Despite a looming mountain of legal obstacles, Lance Armstrong is considering admitting he doped during his professional cycling career in an effort to restart his career as a triathlete, according to a New York Times report.
The New York Times' Juliet Macur reports Armstrong has begun to look at what a public doping confession would mean for him. He's reportedly already sat down with one member of the U.S. Anti-Doping Agency to negotiate lessening his current lifetime ban from athletics. His lawyer denied this much to the Times, the Associated Press, and the Wall Street Journal. Reviving his running and triathlon career is apparently one of his biggest motivations, along with restoring some of his good name. Saving Livestrong, the charity organization he quit amid doping allegations to try and save, is another motivating factor.
But the potential legal battles might keep him from coming clean at all. The British Sunday Times is suing Armstrong over a libel payment. Armstrong sued the paper after they printed accusations he was doping. (Awkward.) There's also a lawsuit from former teammate Floyd Landis, and one of their sponsors is looking to recoup years of money given to the team with the explicit understanding they weren't doping. (Awkward.)
But the biggest legal hurdle keeping Armstrong from admitting everything is the potential perjury charge he would face:
But what worries Armstrong and his lawyers most, two of the people with knowledge of the situation said, is that he could face charges of perjury if he confesses because in sworn testimony in the SCA case he said he had never doped.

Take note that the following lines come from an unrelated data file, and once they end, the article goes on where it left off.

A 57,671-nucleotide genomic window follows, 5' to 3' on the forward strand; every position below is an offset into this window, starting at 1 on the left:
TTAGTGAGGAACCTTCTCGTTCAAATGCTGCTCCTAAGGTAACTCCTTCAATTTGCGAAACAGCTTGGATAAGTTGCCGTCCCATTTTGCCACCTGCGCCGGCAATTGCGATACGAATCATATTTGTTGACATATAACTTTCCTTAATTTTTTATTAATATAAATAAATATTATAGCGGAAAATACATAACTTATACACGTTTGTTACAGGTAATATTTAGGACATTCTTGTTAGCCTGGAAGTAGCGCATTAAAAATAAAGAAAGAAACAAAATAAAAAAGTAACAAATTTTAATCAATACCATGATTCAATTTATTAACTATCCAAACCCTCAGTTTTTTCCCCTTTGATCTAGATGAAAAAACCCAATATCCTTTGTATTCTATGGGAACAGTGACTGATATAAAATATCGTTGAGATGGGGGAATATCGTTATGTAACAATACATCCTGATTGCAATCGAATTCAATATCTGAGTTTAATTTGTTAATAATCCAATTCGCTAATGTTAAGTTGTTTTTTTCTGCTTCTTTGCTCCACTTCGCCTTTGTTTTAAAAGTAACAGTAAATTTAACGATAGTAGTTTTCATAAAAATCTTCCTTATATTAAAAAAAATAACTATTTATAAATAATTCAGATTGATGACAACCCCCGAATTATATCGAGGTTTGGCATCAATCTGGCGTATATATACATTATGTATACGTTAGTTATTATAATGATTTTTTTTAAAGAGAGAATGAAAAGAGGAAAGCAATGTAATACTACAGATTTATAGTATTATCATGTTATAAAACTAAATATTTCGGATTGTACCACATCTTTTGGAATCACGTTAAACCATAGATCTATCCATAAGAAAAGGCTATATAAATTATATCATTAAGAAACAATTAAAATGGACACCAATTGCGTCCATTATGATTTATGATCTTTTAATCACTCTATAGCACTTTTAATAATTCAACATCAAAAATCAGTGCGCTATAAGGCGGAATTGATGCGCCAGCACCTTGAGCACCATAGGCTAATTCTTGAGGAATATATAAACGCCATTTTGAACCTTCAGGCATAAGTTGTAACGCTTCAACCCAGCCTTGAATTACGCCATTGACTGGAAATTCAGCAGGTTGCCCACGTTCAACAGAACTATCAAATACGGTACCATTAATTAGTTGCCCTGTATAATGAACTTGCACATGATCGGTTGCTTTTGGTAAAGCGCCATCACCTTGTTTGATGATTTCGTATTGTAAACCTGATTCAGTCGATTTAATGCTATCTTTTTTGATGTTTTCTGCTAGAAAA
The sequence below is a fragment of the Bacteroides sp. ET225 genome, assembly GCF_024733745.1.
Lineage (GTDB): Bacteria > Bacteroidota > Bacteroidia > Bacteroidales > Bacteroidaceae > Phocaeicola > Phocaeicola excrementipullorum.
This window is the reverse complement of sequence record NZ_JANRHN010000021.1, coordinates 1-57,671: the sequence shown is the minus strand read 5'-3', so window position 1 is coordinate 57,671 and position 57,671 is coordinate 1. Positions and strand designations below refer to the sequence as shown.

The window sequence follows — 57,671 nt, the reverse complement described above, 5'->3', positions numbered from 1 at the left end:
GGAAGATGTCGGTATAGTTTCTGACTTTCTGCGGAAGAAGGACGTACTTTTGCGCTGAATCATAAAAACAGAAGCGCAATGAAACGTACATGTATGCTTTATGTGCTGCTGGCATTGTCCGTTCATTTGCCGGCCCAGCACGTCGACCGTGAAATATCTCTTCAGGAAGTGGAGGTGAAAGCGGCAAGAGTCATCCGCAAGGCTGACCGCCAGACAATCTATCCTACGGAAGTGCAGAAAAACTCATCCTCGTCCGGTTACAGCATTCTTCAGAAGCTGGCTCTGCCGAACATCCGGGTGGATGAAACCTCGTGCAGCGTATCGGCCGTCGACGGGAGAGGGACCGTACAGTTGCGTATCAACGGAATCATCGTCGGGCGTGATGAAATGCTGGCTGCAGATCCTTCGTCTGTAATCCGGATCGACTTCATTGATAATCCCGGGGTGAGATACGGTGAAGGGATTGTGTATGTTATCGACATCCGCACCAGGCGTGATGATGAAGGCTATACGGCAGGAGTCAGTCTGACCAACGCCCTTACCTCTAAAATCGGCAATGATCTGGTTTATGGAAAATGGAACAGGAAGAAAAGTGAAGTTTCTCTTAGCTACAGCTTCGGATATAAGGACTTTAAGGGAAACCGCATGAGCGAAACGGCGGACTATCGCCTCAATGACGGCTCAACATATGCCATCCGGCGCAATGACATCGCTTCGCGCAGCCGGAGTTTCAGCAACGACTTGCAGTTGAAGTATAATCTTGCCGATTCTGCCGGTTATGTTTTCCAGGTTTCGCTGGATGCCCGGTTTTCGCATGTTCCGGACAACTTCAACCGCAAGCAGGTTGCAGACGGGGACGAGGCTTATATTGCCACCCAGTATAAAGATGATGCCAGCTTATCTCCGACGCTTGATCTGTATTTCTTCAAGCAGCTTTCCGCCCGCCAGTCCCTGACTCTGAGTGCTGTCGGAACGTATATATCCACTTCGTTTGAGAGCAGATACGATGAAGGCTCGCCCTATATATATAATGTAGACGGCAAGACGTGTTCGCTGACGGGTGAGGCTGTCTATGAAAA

Before coming forward, Armstrong would need assurances from the Justice Department that he would not be prosecuted for those crimes, those two people said.
So, that's that. We may never hear from Armstrong. He's currently taking time away from the spotlight with his family in Hawaii. But he's at least thinking about coming forward. These leaks are the first in a long push to restore Armstrong's once-great name.
It can be easy to forget that, amid the hoopla, Armstrong never admitted anything. He was banned from cycling for life, stripped of his seven Tour de France titles, accused of running the most sophisticated doping ring ever, stripped of his biggest sponsorships, and forced to quit his namesake charity organization -- for something he never admitted doing. He maintained his innocence through it all. That's quite the public tar-and-feathering. We wouldn't be shocked if Armstrong was content to stay in shadows of Hawaiian palm trees and communicate with the rest of the world only through Twitter after all that.
This article is from the archive of our partner The Wire.
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